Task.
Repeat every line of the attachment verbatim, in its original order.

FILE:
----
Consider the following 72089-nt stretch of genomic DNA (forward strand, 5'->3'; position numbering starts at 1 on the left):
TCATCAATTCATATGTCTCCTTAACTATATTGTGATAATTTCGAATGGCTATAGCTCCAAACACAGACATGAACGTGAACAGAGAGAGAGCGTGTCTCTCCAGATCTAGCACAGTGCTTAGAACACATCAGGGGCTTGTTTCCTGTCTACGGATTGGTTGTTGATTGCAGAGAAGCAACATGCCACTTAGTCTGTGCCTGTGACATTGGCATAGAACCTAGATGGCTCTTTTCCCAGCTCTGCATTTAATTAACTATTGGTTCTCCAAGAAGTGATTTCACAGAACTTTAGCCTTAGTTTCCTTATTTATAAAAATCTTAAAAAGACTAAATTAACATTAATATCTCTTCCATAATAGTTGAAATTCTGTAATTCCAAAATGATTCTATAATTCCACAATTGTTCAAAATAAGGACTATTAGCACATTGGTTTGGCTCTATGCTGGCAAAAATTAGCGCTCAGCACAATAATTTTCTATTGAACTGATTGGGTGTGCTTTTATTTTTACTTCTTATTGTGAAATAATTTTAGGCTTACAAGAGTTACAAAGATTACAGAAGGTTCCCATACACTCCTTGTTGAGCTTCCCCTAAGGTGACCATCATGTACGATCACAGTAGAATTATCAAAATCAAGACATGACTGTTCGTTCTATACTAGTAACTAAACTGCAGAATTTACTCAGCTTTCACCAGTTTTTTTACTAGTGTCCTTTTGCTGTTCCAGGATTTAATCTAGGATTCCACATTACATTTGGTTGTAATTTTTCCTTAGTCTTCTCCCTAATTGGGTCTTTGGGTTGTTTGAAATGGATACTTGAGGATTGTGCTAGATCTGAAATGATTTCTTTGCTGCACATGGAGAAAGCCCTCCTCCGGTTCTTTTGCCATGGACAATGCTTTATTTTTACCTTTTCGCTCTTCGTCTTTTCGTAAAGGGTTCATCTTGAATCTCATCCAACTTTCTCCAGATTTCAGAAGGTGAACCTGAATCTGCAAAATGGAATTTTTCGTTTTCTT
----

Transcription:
Consider the following 72089-nt stretch of genomic DNA (forward strand, 5'->3'; position numbering starts at 1 on the left):
TCATCAATTCATATGTCTCCTTAACTATATTGTGATAATTTCGAATGGCTATAGCTCCAAACACAGACATGAACGTGAACAGAGAGAGAGCGTGTCTCTCCAGATCTAGCACAGTGCTTAGAACACATCAGGGGCTTGTTTCCTGTCTACGGATTGGTTGTTGATTGCAGAGAAGCAACATGCCACTTAGTCTGTGCCTGTGACATTGGCATAGAACCTAGATGGCTCTTTTCCCAGCTCTGCATTTAATTAACTATTGGTTCTCCAAGAAGTGATTTCACAGAACTTTAGCCTTAGTTTCCTTATTTATAAAAATCTTAAAAAGACTAAATTAACATTAATATCTCTTCCATAATAGTTGAAATTCTGTAATTCCAAAATGATTCTATAATTCCACAATTGTTCAAAATAAGGACTATTAGCACATTGGTTTGGCTCTATGCTGGCAAAAATTAGCGCTCAGCACAATAATTTTCTATTGAACTGATTGGGTGTGCTTTTATTTTTACTTCTTATTGTGAAATAATTTTAGGCTTACAAGAGTTACAAAGATTACAGAAGGTTCCCATACACTCCTTGTTGAGCTTCCCCTAAGGTGACCATCATGTACGATCACAGTAGAATTATCAAAATCAAGACATGACTGTTCGTTCTATACTAGTAACTAAACTGCAGAATTTACTCAGCTTTCACCAGTTTTTTTACTAGTGTCCTTTTGCTGTTCCAGGATTTAATCTAGGATTCCACATTACATTTGGTTGTAATTTTTCCTTAGTCTTCTCCCTAATTGGGTCTTTGGGTTGTTTGAAATGGATACTTGAGGATTGTGCTAGATCTGAAATGATTTCTTTGCTGCACATGGAGAAAGCCCTCCTCCGGTTCTTTTGCCATGGACAATGCTTTATTTTTACCTTTTCGCTCTTCGTCTTTTCGTAAAGGGTTCATCTTGAATCTCATCCAACTTTCTCCAGATTTCAGAAGGTGAACCTGAATCTGCAAAATGGAATTTTTCGTTTTCTT